We find the imminent decision of the U.N. Human Rights Council to extend the position of the U.N. Independent Expert on the Rights to Water and Sanitation a promising step toward honoring the commitment governments need to make toward advancing the right to water. We are pleased that as a result of the resolution authorizing this extension, communities whose right to water is being violated or hindered may now raise specific complaints with the Independent Expert, now the Special Rapporteur on the Rights to Water and Sanitation.

We also look forward to efforts in the coming year by champions of the right to water in the global South to move U.N. Member States to pass a resolution that would call on states to guard against the privatization of water resources and systems, which would be further evidence that governments are prioritizing their obligation to protect the right to water from interference by corporations intent on exploiting water resources for profit at the expense of people and nature.

The ongoing tragic events in Japan demonstrate how even in countries where the majority of people have adequate access to water and sanitation, a natural calamity can quickly put millions in desperate situations where access to water quickly vanishes. This profound reminder of our fragility and dependence on this fundamental resource should strengthen our resolve to ensure there are strong protections for people’s right to water, so that it is prioritized when emergencies occur, and so that the billions of people whose lives are a constant struggle for access to water and sanitation might finally find reprieve.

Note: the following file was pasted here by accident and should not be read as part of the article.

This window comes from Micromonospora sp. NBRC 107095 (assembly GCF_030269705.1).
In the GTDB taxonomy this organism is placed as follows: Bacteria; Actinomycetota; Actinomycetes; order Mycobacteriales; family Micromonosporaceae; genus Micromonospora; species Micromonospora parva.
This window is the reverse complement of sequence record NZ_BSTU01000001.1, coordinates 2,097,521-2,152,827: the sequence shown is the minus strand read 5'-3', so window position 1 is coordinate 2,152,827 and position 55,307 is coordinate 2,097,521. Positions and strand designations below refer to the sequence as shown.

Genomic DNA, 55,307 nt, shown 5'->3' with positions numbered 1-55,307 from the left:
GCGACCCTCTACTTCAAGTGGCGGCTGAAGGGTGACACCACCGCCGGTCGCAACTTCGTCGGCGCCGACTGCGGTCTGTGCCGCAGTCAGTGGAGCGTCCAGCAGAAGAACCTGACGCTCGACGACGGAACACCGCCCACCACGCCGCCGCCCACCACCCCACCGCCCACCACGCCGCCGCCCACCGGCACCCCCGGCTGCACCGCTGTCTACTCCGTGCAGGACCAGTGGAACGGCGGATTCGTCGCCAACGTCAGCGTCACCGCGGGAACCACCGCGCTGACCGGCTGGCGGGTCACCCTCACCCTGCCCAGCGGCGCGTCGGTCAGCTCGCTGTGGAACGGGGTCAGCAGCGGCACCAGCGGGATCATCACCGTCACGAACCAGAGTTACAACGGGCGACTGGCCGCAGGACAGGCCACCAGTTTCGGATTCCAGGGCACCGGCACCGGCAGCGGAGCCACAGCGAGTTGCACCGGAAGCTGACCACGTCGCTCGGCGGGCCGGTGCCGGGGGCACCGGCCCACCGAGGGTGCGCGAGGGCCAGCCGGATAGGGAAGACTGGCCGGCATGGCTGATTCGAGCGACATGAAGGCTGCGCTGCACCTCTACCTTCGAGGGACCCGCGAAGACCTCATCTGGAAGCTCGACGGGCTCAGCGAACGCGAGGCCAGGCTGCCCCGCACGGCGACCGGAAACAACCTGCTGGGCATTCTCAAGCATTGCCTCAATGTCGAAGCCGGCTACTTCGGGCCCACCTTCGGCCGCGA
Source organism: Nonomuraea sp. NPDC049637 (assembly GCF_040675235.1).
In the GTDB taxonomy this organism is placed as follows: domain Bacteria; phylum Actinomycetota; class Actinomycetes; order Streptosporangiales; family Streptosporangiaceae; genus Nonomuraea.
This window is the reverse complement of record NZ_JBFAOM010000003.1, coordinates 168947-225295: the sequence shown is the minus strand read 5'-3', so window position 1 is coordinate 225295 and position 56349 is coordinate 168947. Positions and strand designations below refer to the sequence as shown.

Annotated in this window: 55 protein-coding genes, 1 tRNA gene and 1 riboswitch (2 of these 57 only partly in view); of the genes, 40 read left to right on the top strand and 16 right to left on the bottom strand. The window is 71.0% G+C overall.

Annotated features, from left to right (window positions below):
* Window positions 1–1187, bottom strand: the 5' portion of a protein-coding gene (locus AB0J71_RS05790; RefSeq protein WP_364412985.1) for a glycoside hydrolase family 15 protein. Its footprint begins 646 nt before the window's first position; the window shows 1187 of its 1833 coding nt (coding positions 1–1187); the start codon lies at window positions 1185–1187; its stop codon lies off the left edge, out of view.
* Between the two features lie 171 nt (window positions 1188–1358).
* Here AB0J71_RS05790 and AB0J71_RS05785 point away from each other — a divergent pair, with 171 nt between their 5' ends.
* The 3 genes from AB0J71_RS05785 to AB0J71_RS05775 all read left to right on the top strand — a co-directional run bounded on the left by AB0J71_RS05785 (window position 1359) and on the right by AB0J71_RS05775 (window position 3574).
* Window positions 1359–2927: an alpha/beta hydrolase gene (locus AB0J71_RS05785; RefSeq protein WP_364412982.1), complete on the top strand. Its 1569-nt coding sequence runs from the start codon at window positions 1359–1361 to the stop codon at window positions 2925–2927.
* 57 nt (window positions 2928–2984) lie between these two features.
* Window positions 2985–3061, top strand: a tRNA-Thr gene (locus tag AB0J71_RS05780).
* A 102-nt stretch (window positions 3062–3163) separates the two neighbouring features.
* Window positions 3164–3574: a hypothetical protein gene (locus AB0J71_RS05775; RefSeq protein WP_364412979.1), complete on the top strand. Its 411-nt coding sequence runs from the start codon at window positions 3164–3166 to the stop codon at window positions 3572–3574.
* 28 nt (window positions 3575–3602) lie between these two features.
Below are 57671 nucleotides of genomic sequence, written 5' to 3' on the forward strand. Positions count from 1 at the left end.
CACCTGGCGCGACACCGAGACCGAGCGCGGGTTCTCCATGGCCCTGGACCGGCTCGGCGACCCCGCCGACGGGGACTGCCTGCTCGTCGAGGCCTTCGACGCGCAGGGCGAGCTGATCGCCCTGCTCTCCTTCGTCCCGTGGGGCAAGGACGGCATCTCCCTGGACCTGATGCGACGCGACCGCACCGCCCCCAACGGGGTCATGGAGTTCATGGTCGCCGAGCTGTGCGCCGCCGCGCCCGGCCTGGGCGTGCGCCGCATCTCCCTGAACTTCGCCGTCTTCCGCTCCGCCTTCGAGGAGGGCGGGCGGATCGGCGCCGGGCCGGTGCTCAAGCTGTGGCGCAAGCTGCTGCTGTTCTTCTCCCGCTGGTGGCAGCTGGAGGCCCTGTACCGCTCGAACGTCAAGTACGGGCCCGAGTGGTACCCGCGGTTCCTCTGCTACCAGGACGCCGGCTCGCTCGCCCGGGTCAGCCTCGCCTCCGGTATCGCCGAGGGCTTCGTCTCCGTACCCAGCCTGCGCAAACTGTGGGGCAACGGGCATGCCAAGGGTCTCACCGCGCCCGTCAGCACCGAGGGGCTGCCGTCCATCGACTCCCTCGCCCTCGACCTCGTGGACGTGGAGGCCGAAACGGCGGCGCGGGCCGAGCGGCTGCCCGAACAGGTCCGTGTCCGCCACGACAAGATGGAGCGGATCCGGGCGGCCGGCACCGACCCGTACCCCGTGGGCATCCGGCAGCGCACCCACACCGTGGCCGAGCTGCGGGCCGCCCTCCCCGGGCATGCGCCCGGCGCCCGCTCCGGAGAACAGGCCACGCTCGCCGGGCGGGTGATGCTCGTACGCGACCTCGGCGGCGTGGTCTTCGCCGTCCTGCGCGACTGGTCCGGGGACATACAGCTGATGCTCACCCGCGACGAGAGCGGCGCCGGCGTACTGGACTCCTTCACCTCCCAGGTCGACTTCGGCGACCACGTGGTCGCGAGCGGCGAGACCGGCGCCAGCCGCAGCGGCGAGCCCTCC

The long struggle for free expression and self-determination that has recently flowered in Egypt, Tunisia and elsewhere, provides a profound analogy to the ongoing struggle we have seen to protect and fulfill people’s right to water. For too long, some governments have failed to respect the rights of their people. This negligence has included not only the denial of people’s civil and political rights, but in some cases their rights to water as well.

Governments now have a choice. They can honor these rights and take full responsibility. They can prioritize the right to water by fully funding these systems and by protecting the water sources that provide people with access, especially the poorest who are in greatest need. They can support the public water systems and workers that run these systems by enhancing their capacity and supporting sustainable jobs for those who are entrusted with running these systems. They can foster truly democratic institutions that give people and communities the power to make decisions about how their water sources and public water are governed, with full transparency, participation and accountability.

Or, they can abdicate that responsibility, whether by closing their eyes to over-extraction and pollution of water sources or by handing over control of the water systems to the private sector, rationalizing their decisions in the name of narrow economic efficiency.